It is no surprise that Wendy has quickly found another topic for her latest rant. .
It’s not lost on me that we’re all gnashing our teeth about guns, abortion, and ejections of elected statehouse officials who dare to do their jobs in Tennessee and Montana. Oh, and Disney. It’s like attacking baseball and apple pie. I’m going to save those topics for another day though, and talk about Covid. I know you have it in the rearview mirror, and I hope that on the personal health front, it stays there for you. But if you were among those who believed in the public good at the beginning of the pandemic (remember bend the curve?), I’ll go so far as to say that it’s hypocritical of you to turn a blind eye now.
I’m not advocating a return to mask requirements or other restrictions. For most Americans, especially those who are vaccinated and boosted, it isn’t necessary right now. But the Biden administration’s complete dismantlement of its Covid team is irresponsible. I won’t say it’s government at its worst because lord knows, bad as it is, we’ve got better examples of that in the recent past, but it’s irresponsible.
I worked as a contact tracer for the first year of the pandemic. At that time, my friends were very interested in my experiences in the job, but now it’s behind them. That’s understandable. It’s not really behind me though. The conversations I had over the course of that year stick. I talked to many people with such labored breathing that we couldn’t get through my interview; I’d cut the call short and advise them to get to an ER. One time, when I called the next day, a daughter answered. Her mom had died. You don’t forget about that.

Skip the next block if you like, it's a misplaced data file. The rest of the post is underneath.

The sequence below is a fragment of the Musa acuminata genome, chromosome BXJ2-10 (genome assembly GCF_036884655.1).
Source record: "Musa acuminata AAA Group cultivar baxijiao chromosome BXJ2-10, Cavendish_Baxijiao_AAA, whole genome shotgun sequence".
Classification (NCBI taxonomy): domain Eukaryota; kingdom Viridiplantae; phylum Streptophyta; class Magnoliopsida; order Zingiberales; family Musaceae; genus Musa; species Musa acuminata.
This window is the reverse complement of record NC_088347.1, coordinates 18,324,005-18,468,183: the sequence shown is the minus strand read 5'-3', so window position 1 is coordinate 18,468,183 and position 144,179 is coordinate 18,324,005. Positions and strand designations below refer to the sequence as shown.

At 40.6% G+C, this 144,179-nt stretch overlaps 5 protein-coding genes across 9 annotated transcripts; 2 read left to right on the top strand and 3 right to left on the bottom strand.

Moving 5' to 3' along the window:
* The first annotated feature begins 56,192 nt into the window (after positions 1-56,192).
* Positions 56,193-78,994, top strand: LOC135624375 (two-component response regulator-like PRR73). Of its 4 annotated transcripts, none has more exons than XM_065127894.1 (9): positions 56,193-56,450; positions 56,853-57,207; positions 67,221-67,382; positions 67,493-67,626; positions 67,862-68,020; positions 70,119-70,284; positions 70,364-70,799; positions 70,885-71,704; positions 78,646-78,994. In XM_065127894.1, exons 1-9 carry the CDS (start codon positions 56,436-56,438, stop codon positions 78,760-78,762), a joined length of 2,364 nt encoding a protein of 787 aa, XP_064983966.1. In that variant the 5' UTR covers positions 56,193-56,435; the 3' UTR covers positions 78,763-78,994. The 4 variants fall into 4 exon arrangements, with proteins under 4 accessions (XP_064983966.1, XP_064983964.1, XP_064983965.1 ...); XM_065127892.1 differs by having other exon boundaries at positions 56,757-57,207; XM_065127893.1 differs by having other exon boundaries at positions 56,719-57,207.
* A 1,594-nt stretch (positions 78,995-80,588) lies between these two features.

I do understand that we’re in a different place now. Cases appear to be low (but no one’s really counting!) and vaccines and boosters, for those who have taken them, offer robust protection against death. But only 69% of the nation has received the initial two vaccine series (or one for the old J&J vaccine). I’m not even sure getting those first two vaccines back in early 2021 gets you anywhere at this point, and of course, the percentage of people boosted is much lower – only 18% have taken a bivalent booster. We’re not all the way to bright here, folks.